Imposing denial or frustration is a risky strategy for a writer.
If badly executed, readers and audiences will find it… well… frustrating, disillusioning, or even upsetting. If it is a ‘stunt’, or if audiences feel like they have been cheated or deceived, it is unlikely to go down well.
On the other hand, many would argue that it is the purpose of art and literature to test the boundaries. And they might add that sometimes people need to be shaken out of their complacency because they are too stuck in their ways. It depends, of course, on the text and the context. Sometimes people need a new perspective – which brings us to the next main part of my list.
It’s sometimes worth considering whether a text would be likely to influence how people think and respond to effects in literature after the show is over – so to speak – as opposed to how they feel during the performance or whilst reading.
The words below describe effects other than the emotional on a reader or audience. And they often describe an effect on a collective audience – rather than on individuals.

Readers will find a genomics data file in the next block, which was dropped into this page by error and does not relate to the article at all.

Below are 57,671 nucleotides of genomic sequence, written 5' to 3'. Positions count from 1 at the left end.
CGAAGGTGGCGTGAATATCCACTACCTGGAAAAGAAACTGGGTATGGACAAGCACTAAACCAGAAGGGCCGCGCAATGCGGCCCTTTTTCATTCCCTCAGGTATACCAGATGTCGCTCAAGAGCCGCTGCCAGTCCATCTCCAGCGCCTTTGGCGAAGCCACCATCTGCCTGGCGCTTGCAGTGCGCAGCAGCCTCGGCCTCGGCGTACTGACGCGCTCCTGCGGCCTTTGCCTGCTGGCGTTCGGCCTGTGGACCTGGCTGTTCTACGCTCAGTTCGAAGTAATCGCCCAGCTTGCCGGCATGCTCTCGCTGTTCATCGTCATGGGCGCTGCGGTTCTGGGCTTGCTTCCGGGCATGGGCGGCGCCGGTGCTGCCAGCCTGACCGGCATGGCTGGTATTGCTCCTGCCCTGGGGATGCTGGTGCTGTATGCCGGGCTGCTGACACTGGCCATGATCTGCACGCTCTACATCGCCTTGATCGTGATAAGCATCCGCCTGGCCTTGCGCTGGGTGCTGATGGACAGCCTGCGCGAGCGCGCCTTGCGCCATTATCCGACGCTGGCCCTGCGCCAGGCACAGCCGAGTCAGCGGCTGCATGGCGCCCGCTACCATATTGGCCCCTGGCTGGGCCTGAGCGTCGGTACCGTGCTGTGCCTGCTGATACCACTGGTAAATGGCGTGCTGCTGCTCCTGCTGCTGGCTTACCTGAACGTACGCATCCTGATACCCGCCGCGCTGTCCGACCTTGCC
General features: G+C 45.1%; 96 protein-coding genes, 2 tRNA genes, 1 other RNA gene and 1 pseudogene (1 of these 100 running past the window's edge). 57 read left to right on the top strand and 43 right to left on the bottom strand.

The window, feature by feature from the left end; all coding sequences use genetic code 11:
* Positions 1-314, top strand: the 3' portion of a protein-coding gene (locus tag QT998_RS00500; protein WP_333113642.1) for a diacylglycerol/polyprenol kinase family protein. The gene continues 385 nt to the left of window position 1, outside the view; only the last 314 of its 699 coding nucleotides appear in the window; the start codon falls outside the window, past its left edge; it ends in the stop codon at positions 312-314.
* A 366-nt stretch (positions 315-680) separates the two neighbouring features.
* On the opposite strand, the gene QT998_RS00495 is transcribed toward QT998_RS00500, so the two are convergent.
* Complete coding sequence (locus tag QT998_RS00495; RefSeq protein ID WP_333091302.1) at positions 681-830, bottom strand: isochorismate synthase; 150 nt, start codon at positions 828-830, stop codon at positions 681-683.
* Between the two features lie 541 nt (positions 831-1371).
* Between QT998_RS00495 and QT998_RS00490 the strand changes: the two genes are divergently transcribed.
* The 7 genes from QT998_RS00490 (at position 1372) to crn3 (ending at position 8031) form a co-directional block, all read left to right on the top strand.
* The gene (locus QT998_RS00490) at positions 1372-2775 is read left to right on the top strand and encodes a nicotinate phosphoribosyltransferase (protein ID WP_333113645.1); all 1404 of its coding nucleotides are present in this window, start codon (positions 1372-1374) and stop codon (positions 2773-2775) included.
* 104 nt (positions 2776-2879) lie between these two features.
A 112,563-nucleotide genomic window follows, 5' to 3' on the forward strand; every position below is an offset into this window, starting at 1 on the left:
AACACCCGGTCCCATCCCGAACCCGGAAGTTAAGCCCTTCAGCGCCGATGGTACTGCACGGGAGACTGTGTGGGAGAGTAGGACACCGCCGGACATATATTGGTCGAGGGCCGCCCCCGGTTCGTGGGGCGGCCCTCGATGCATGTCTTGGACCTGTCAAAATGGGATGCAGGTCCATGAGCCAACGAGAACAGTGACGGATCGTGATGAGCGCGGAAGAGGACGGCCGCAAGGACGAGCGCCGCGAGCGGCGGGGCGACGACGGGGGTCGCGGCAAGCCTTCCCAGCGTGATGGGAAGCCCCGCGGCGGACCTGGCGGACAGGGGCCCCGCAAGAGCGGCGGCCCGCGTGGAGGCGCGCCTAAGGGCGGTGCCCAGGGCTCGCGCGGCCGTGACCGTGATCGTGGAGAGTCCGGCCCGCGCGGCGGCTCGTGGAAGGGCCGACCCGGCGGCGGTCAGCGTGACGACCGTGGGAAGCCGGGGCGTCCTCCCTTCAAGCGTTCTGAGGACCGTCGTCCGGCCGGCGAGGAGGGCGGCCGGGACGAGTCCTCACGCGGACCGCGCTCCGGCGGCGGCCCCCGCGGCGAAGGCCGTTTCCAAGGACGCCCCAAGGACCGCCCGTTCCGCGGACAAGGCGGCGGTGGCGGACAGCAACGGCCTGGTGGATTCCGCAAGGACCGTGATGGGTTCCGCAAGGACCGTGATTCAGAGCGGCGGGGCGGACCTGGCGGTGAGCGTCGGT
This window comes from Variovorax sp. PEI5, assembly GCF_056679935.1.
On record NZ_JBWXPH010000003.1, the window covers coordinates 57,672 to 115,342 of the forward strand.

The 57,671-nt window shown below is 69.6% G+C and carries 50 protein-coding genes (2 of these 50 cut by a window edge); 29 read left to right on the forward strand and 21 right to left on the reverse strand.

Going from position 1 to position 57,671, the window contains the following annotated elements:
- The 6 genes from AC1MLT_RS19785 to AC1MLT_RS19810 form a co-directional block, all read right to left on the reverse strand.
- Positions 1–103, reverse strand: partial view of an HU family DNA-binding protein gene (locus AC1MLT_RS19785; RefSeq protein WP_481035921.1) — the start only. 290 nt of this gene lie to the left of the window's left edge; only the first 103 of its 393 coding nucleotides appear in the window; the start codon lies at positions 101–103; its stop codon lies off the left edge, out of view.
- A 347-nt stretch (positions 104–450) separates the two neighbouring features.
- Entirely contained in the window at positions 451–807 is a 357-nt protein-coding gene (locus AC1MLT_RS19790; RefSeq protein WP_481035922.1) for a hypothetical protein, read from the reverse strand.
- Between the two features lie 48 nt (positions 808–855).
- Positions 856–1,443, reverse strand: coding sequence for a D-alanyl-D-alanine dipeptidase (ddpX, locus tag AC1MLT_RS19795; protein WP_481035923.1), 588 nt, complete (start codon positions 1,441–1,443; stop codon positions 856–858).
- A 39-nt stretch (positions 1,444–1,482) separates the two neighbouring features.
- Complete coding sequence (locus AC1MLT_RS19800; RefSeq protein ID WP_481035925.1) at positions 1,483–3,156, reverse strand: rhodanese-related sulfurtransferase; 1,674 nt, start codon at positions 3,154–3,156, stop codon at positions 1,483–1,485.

Educate, instruct (didactic texts)
It’s probably fair to say that only a minority of the texts studied as part of ‘literature’ courses are didactic. We don’t really like being lectured. True, we tend to use stories with a ‘moral’ or ‘lesson’ with small children – but they’re not really to modern adult tastes. That said, some texts do find beautiful ways of achieving this kind of outcome – particularly devotional or sacred texts of the medieval period.
If you’re a writer and you want to make an impression on your audience’s sense of morality, their loyalties, and their codes of behaviour, it is better to take those things and embody them in a hero.
The romance genre (I mean chivalric romance) is a perfect example of this – offering examples of knightly virtue and refinement.
Unadulterated, this sort of content can be a bit bland. Far better to give it some ambiguity and complexity…
Satire challenges all sorts of things by poking fun at them:
- Individual people and institutions
- Social codes and conventions
- Public sentiment
- Political or cultural movements
Tip: It is always worth being on the lookout for satirical implications in the text you are studying.